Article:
Mario Dumont is the big story in Quebec tonight. The right-of-centre populist leader of the ADQ came from five seats to 41. Dumont himself had predicted 12-15 seats. He now finds himself as the rudder of a censured Liberal minority government.
Indeed, because of the very fresh breakthrough of the ADQ, it was unknown how the seats would be distributed and at certain points of the night, it appeared as though the party might even form government.
Now Dumont has a solid opposition against Charest’s Liberal minority. Since Charest and the bloodied Boisclair will likely face leadership contests during this next sitting of the Quebec Parliament, Dumont will have a chance to show Quebec that his party can be a responsible political broker, much like Stephen Harper is showing Canada with respect to his own right-of-centre party.
Dumont will have a bigger microphone (and conversely, a brighter spotlight) as he stands on the platform of opposition leader. The time that Dumont spends during this sitting of the Quebec Parliament will give his party an opportunity to mature (in shadow cabinet rather than in the actual one).
On the sovereigntist Parti Quebecois, this election represents a disastrous result as the party hasn’t been so battered since 1970. We may not even see another referendum on sovereignty for another decade or more.
Again, this represents good news for Quebec as the governance of that province can focus upon real issues for Quebeckers (finance, healthcare and education) and we may see a reconfiguration of the Quebec political scene on a left-right axis rather than the now classic federalist/sovereignist one. Dumont signaled that the province has turned the page politically and has “entered the 21st century”.
Even the PQ’s Boiclair noted that Quebec needs to develop in Canada and in the world. This represents an interesting insight into the evolving political scene in Quebec.
I think that it may be too soon to declare that Dumont’s success represents a new wave of conservatism in Quebec as some of Dumont’s electoral fortune was likely a result of a protest vote against the other two parties embroiled in the old Canada/Quebec debate. However, Dumont did run on family issues (such as a childcare benefit, similarly styled after the Harper plan), the economy, taxes and integration of immigrants. Notably, the only significant region that Dumont couldn’t confidently crack was the island of Montreal. The regions and the middle class delivered for Dumont (again, this sounds like Harper). The election of the ADQ to opposition status may not represent a tidal wave of conservatism, but there’s certainly a strong undercurrent.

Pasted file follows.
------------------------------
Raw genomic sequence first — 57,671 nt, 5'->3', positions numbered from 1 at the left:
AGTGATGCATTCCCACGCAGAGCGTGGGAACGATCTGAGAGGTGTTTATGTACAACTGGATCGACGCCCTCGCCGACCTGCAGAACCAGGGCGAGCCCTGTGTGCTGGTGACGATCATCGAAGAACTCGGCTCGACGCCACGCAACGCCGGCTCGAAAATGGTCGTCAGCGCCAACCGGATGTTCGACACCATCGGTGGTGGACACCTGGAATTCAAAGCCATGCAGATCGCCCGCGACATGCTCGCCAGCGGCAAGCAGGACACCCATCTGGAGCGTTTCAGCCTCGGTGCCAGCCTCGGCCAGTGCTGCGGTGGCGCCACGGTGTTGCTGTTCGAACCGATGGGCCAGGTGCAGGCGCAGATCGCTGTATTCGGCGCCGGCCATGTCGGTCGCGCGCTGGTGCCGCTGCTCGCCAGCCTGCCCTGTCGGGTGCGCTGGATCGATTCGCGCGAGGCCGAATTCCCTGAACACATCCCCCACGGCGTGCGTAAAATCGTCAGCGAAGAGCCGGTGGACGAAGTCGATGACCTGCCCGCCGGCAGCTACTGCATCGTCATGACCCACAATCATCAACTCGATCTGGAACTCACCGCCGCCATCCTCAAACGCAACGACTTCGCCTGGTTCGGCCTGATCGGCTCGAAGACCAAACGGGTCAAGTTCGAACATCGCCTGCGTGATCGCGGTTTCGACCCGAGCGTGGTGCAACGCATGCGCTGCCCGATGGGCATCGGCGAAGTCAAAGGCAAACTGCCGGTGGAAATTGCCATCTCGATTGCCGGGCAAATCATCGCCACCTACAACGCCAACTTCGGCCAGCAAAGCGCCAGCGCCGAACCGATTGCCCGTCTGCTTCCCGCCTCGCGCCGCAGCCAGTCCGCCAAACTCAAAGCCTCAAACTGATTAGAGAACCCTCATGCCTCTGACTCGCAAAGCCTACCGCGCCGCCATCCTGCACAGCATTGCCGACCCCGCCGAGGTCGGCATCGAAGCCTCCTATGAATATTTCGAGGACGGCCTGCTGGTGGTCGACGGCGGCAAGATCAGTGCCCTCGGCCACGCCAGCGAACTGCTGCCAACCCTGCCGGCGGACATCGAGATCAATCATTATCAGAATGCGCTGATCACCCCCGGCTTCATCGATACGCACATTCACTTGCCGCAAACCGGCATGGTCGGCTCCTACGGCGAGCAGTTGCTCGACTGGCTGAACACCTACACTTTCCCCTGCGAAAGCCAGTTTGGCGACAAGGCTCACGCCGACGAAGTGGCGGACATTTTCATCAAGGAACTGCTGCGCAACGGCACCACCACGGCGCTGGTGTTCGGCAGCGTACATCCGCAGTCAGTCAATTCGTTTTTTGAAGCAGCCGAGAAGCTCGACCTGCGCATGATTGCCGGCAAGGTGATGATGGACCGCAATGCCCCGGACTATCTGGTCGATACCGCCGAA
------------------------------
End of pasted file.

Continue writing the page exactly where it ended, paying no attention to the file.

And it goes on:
Dumont and Harper’s electoral fortunes may be closely linked as the autonomist is now on the radar of the decentralizing federalist. Political observers will remember the so-called “Harper fluke” of 10 seats that the Prime Minister won in Quebec during the past federal election. However, Harper came in second place in more than 40 other Quebec ridings and these regions overlap with many of the 41 ridings won by Dumont.
The Prime Minister had two solid allies in the Quebec election and they both did well. Stephen Harper will be able to tell Quebec-nervous Ontarians that the Parti Quebecois fell to third place under his Prime Ministership.